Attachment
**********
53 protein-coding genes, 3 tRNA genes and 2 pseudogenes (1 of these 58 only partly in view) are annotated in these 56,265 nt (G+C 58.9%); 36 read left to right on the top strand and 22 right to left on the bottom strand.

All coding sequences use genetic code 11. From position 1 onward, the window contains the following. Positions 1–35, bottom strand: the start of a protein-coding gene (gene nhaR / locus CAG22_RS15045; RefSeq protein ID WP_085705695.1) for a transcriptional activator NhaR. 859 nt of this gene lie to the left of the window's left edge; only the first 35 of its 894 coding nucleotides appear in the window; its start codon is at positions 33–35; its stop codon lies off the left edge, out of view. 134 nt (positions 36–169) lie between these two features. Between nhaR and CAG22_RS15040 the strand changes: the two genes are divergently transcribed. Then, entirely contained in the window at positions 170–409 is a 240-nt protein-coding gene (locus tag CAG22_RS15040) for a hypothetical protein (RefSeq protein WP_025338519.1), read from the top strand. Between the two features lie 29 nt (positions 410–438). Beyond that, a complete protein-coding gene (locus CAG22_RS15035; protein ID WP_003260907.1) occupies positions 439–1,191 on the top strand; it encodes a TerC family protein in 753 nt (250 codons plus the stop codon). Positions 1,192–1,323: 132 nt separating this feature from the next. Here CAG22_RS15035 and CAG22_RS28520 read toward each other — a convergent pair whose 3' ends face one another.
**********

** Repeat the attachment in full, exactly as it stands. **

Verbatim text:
53 protein-coding genes, 3 tRNA genes and 2 pseudogenes (1 of these 58 only partly in view) are annotated in these 56,265 nt (G+C 58.9%); 36 read left to right on the top strand and 22 right to left on the bottom strand.

All coding sequences use genetic code 11. From position 1 onward, the window contains the following. Positions 1–35, bottom strand: the start of a protein-coding gene (gene nhaR / locus CAG22_RS15045; RefSeq protein ID WP_085705695.1) for a transcriptional activator NhaR. 859 nt of this gene lie to the left of the window's left edge; only the first 35 of its 894 coding nucleotides appear in the window; its start codon is at positions 33–35; its stop codon lies off the left edge, out of view. 134 nt (positions 36–169) lie between these two features. Between nhaR and CAG22_RS15040 the strand changes: the two genes are divergently transcribed. Then, entirely contained in the window at positions 170–409 is a 240-nt protein-coding gene (locus tag CAG22_RS15040) for a hypothetical protein (RefSeq protein WP_025338519.1), read from the top strand. Between the two features lie 29 nt (positions 410–438). Beyond that, a complete protein-coding gene (locus CAG22_RS15035; protein ID WP_003260907.1) occupies positions 439–1,191 on the top strand; it encodes a TerC family protein in 753 nt (250 codons plus the stop codon). Positions 1,192–1,323: 132 nt separating this feature from the next. Here CAG22_RS15035 and CAG22_RS28520 read toward each other — a convergent pair whose 3' ends face one another.